Like clockwork, Swedish stoner rockers GREENLEAF spread their concentrated sludgy energy to disciples of the genre by releasing Echoes From A Mass in 2021, the successor to their 2018 epic, Hear The Rivers. The album opener, “Tides”, immediately draws the listener into a swirl of guitar driven soundscapes, while Arvid Hällagård’s remarkable voice merges with hypnotizing background vocals, ceremonially inviting the listener into a heavy reverie. Floating hypnotic grooves set the stage for the compelling yet chilling “Needle In My Eye” — with its incisive, driving drums and roaring riffs, the record’s third song accumulates piece by piece into a modern rock standout, taking the mind by storm. “Love Undone” breaks in with Tommi Holappa's acclaimed, blistering guitar riffs that will keep the listener moving to the mesmerizing, distinctive sonic layers of GREENLEAF. The bluesy mid-tempo track “Bury Me My Son” digs deep with its poignant lyrics and an extensive, grooving bass solo, reminiscent of their roots in the Dozer days. With “March On Higher Grounds”, the Swedes deliver a dusting of desert-vibes, merging into a truly catchy refrain, while closer “What Have We Become” offers a hallucinatory realm of calmness, setting a bold exclamation mark at the album’s epic end. Once again, GREENLEAF prove that they dare to think outside the box and deliver a heavy roller comprised of Sebastian Olsson's rumbling drumming performance, fuzzy guitars, Fröhlich's haunting bass lines, Arvid Hällagård's powerful yet ghoulish vocals and undeniable, heavy stoner, southern desert and blues vibes. Echoes From A Mass was recorded at Studio Gröndahl in October 2020 by former band member Karl Daniel Lidén, who also mixed and mastered the record at Tri-Lamb Studios. Lidén is recognized for his work with well-known acts such as Katatonia, Bloodbath, Lowrider and Crippled Black Phoenix, to name a few.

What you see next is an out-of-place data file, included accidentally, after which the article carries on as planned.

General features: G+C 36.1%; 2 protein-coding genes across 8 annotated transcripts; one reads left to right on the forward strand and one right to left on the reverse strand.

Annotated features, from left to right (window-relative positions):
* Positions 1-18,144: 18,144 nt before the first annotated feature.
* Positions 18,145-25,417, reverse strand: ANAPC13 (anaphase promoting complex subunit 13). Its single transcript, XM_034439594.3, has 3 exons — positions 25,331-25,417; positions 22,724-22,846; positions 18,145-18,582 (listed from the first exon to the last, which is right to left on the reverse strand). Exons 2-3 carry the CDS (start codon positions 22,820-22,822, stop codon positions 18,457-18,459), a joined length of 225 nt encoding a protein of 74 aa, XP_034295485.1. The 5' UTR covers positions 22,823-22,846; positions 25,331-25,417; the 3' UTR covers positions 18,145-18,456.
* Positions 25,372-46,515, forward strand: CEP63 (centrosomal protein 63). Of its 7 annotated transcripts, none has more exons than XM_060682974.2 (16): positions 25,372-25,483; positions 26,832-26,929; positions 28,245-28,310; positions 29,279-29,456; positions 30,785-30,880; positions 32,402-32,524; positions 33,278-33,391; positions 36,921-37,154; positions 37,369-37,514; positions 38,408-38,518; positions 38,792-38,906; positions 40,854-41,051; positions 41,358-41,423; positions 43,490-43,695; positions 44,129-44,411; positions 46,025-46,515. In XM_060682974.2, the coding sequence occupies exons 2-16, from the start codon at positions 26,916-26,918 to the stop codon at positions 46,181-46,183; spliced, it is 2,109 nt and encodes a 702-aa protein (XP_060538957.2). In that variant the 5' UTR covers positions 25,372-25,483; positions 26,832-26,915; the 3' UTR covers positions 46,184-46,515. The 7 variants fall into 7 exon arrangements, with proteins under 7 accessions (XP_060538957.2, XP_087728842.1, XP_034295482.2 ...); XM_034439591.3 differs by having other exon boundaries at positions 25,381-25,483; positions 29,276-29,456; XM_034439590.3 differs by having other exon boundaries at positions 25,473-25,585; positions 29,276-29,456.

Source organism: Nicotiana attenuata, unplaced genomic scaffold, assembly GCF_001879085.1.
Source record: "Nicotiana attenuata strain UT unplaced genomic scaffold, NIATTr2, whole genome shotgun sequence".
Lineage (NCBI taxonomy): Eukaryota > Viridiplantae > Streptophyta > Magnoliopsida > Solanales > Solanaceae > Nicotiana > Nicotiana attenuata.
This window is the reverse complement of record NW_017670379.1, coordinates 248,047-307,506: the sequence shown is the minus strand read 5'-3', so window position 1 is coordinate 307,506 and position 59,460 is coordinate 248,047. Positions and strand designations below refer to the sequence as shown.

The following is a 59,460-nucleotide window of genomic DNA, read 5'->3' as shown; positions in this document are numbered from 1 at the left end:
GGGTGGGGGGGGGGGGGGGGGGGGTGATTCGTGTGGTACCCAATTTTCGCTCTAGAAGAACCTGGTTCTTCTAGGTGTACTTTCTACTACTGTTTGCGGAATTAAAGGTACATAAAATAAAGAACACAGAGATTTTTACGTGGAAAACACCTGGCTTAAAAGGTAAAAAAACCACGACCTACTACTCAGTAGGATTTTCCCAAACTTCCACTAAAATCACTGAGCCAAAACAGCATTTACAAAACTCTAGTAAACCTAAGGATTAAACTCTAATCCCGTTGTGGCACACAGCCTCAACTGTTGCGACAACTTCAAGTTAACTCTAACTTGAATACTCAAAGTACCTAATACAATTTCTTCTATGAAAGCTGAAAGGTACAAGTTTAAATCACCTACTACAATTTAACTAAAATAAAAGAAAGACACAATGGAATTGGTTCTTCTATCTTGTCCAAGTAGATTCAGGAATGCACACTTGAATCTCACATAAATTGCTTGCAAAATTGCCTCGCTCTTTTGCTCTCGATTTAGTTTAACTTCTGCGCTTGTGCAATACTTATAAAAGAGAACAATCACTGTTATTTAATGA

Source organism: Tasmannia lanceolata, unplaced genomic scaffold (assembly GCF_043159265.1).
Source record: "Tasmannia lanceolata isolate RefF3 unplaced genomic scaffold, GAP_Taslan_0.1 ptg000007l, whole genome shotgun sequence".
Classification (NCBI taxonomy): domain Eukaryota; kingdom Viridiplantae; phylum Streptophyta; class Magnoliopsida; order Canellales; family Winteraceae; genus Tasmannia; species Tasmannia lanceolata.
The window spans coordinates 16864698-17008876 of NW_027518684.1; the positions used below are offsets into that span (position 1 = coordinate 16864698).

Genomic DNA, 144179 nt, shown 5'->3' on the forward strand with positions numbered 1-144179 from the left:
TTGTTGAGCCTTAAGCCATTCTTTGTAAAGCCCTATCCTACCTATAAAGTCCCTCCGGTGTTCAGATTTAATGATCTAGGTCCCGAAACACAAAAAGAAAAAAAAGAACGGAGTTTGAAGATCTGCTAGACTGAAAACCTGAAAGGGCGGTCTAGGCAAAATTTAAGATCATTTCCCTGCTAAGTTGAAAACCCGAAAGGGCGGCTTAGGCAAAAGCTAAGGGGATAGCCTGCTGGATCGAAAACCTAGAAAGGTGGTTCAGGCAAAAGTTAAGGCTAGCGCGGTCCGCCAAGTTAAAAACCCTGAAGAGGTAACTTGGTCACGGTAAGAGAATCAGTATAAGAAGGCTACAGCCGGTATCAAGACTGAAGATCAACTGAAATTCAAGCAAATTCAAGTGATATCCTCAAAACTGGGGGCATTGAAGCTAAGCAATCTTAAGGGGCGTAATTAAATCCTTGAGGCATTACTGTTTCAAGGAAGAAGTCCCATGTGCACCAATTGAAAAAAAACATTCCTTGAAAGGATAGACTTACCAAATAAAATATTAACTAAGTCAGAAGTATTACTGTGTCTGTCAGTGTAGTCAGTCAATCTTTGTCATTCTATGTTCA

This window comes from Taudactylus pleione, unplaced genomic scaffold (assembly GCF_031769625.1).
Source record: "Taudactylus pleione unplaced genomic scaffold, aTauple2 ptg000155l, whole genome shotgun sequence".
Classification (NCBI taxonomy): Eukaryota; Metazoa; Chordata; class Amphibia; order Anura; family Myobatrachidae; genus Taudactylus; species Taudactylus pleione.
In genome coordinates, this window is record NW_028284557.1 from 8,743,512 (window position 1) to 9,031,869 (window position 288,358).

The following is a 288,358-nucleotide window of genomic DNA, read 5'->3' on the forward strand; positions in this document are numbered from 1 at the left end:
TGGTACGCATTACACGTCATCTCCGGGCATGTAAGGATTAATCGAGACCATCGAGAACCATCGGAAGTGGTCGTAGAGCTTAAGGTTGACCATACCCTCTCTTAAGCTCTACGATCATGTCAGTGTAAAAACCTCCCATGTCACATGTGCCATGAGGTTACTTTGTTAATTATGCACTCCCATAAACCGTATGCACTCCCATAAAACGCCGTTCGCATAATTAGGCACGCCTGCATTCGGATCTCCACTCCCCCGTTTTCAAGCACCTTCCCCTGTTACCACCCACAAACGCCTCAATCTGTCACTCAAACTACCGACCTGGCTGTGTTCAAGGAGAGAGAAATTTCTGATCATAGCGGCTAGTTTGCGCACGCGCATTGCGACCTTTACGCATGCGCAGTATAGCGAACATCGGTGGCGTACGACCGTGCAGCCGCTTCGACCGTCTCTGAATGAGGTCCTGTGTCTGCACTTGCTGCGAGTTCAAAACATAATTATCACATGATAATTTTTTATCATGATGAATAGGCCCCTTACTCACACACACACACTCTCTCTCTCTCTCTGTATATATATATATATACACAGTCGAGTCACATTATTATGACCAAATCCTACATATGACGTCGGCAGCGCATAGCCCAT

SMITH/KOTZEN is the exciting partnership between guitarists & vocalists Adrian Smith & Richie Kotzen. Part-time LA neighbors, full time friends with a healthy mutual respect—their music is evocative of the classic rock bands of the 70’s brought bang up to date with punchy hooks, harmonies and sheer guitar virtuosity. Debut track “Taking My Chances” sets the tone for this electrifying collaboration between two hugely admired rock music trail-blazers.
ASSEMBLY showcases carefully curated singles, fan favorites, and archival rarities from the JOE STRUMMER solo catalog. This 16-track compilation features three previously unreleased versions of classic Clash tracks, including the never-before-heard “Junco Partner (Acoustic)” and electrifying live performances of “Rudie Can’t Fail” and “I Fought The Law,” the latter two of which were recorded by Joe Strummer and the Mescaleros at London’s Brixton Academy on November 24, 2001.
George Harrison’s passion for introducing the world to new music expressed itself in May of 1974 when he created his own new label – DARK HORSE RECORDS. The label contained a variety of talented artists on its roster, including George himself. ASSEMBLY marks the first new JOE STRUMMER title released via the newly relaunched Dark Horse Records.
All tracks remastered by Grammy Award Winner Paul Hicks (The Beatles/George Harrison/ The Rolling Stones/John Lennon)
Package includes new written foreword by Jakob Dylan